The public “deserve to know” that there is an overlooked subset of people who thrive after major depression
More research is needed into people who experience "high functioning after depression."
Depression is a chronic, recurrent, lifelong condition. Well, that's the current orthodox view – but it is overstated, argues a team of psychologists led by Jonathan Rottenberg at the University of South Florida. "A significant subset of people recover and thrive after depression, yet research on such individuals has been rare," they write in their recent paper in Perspectives on Psychological Science. They propose a definition for "high functioning after depression" (HFAD); argue that the advice given to people with depression need not be so gloomy; and lay out key areas for future research.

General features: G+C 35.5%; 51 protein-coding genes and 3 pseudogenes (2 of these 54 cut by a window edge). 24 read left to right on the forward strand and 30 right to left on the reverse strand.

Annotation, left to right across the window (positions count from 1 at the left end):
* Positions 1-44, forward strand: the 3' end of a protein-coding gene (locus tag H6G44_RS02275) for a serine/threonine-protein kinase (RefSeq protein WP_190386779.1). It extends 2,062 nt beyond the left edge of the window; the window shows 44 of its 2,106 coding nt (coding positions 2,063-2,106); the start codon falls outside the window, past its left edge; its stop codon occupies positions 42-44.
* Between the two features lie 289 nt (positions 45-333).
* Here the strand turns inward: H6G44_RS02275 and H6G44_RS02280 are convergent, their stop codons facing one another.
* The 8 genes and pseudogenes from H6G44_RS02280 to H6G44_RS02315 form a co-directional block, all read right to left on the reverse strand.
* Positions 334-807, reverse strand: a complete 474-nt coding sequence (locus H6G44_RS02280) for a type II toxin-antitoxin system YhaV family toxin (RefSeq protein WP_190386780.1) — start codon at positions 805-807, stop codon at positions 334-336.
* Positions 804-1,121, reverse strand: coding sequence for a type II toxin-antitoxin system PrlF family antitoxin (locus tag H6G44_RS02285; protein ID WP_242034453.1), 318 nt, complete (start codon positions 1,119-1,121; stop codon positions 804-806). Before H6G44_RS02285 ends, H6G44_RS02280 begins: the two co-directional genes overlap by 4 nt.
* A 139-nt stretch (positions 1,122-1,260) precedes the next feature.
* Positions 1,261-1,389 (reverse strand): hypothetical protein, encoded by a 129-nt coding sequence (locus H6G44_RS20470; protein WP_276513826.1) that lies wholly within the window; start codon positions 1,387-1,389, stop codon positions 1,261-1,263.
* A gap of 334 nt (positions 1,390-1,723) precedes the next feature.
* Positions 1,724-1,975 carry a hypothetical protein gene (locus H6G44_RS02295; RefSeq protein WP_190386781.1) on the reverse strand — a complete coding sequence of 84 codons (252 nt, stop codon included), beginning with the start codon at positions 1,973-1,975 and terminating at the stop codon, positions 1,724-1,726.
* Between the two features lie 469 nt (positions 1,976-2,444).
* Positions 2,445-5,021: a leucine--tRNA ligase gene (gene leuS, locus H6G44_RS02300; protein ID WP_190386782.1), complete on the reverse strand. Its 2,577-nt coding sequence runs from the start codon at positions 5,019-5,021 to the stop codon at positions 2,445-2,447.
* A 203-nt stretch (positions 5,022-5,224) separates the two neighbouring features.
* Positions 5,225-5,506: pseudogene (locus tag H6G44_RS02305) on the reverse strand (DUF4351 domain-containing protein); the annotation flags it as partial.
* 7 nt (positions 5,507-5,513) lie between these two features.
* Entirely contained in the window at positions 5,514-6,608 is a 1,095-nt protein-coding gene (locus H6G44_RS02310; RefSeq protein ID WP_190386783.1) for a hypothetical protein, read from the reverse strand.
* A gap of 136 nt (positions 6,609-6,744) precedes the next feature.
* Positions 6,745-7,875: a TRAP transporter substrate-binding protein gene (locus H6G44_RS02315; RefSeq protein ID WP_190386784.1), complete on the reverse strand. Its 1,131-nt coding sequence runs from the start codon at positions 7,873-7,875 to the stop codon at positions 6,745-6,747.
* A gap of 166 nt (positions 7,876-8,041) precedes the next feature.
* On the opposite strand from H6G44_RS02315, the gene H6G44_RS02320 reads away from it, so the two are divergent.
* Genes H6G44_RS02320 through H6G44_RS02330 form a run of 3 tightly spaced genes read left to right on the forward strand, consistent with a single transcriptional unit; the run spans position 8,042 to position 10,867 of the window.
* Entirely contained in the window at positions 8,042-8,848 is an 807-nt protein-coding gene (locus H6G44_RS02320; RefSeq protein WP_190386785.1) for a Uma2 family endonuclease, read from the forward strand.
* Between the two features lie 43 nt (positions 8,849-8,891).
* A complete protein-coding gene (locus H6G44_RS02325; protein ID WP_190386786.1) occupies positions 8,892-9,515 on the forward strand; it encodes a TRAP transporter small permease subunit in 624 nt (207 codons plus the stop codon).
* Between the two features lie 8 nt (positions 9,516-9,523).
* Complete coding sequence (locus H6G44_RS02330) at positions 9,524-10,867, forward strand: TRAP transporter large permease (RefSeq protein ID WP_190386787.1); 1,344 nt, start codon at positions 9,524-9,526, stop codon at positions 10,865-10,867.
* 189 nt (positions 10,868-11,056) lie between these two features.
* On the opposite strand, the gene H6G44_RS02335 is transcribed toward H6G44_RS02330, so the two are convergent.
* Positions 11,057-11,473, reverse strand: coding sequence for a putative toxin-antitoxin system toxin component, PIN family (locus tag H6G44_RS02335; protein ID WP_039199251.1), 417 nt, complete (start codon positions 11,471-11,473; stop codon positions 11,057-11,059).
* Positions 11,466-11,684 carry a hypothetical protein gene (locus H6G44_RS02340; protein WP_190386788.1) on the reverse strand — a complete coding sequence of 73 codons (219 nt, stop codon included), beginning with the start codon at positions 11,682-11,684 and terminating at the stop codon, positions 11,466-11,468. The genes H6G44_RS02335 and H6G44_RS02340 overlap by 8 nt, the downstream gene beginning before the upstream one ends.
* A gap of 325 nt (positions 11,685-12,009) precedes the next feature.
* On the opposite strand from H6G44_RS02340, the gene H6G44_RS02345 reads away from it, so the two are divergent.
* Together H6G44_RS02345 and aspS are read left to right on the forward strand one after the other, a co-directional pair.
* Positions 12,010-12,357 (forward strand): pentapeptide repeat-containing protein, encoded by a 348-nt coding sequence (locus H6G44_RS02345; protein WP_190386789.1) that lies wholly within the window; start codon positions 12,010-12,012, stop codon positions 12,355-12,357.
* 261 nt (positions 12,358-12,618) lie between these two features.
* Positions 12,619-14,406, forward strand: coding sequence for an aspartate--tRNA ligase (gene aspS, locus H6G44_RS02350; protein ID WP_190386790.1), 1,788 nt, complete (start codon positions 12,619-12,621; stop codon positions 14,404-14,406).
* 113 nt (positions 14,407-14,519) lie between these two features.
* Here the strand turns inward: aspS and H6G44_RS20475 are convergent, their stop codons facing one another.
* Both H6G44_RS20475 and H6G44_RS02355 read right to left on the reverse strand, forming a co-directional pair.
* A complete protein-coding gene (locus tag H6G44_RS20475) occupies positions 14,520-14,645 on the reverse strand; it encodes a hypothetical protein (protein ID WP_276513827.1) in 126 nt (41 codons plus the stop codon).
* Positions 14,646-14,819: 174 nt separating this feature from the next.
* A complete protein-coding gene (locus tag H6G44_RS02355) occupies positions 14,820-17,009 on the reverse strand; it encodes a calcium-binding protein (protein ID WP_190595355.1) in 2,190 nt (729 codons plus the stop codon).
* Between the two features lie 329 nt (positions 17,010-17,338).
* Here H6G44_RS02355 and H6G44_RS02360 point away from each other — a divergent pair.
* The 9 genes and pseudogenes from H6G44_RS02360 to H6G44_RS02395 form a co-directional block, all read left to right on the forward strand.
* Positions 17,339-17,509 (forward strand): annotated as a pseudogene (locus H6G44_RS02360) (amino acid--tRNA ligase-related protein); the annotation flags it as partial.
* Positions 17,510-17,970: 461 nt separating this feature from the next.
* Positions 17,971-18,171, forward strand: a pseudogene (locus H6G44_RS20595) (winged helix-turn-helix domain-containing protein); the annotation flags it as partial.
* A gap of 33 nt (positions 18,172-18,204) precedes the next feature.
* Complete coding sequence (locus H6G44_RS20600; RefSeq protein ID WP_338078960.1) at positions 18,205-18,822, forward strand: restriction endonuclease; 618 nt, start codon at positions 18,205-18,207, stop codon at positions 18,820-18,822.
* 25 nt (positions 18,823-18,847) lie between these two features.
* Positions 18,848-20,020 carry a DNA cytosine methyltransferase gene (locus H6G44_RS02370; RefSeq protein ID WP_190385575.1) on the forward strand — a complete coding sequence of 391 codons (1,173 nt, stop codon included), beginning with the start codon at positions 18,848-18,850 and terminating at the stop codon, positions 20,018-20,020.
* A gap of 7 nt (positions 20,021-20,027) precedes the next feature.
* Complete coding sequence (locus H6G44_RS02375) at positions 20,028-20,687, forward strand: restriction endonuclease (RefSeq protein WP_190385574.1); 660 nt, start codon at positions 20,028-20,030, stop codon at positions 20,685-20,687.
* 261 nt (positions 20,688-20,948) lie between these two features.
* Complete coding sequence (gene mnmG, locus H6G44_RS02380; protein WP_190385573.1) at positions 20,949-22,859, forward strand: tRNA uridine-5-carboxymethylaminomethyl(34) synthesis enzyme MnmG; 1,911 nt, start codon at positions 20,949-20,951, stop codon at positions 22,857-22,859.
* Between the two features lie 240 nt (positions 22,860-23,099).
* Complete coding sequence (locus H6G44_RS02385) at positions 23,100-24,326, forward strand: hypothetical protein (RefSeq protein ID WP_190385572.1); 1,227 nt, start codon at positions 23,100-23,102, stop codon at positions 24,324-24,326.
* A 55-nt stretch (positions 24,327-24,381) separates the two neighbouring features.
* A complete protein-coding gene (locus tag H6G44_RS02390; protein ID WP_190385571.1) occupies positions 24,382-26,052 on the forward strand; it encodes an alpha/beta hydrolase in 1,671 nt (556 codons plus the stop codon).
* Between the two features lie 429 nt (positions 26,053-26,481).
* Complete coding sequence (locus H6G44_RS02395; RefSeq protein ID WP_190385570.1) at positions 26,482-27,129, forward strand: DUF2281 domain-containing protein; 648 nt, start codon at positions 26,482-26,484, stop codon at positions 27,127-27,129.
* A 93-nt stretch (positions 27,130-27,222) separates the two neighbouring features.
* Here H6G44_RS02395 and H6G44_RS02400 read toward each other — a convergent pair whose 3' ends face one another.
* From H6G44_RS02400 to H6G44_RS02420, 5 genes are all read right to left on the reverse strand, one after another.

The "gloomy" view of depression is relatively recent, the researchers argue. Just a generation or two ago, conventional wisdom held that depression was the opposite – transient and self-limiting. "But what if neither the older orthodoxy nor the new view of depression fully captures the truth?", Rottenberg and his colleagues ask. "What if, instead, two variants of depression operate simultaneously – a grim chronically-recurring, lifelong variant, and a relatively benign, time-limited variant?"
Long-term studies certainly suggest that a substantial population of people are affected by a burdensome, recurrent form of the disorder. But Rottenberg's team cite three studies finding that an average of 40 to 50 per cent of people who suffer an episode of depression don't go on to experience another (for example, this study in Sweden) – but overall these individuals have been little studied. "This omission, and the field's lack of focus on good outcomes after depression more broadly, virtually guarantees an unduly pessimistic impression of depression's course", Rottenberg and co write – and this is an impression they would like to see changed.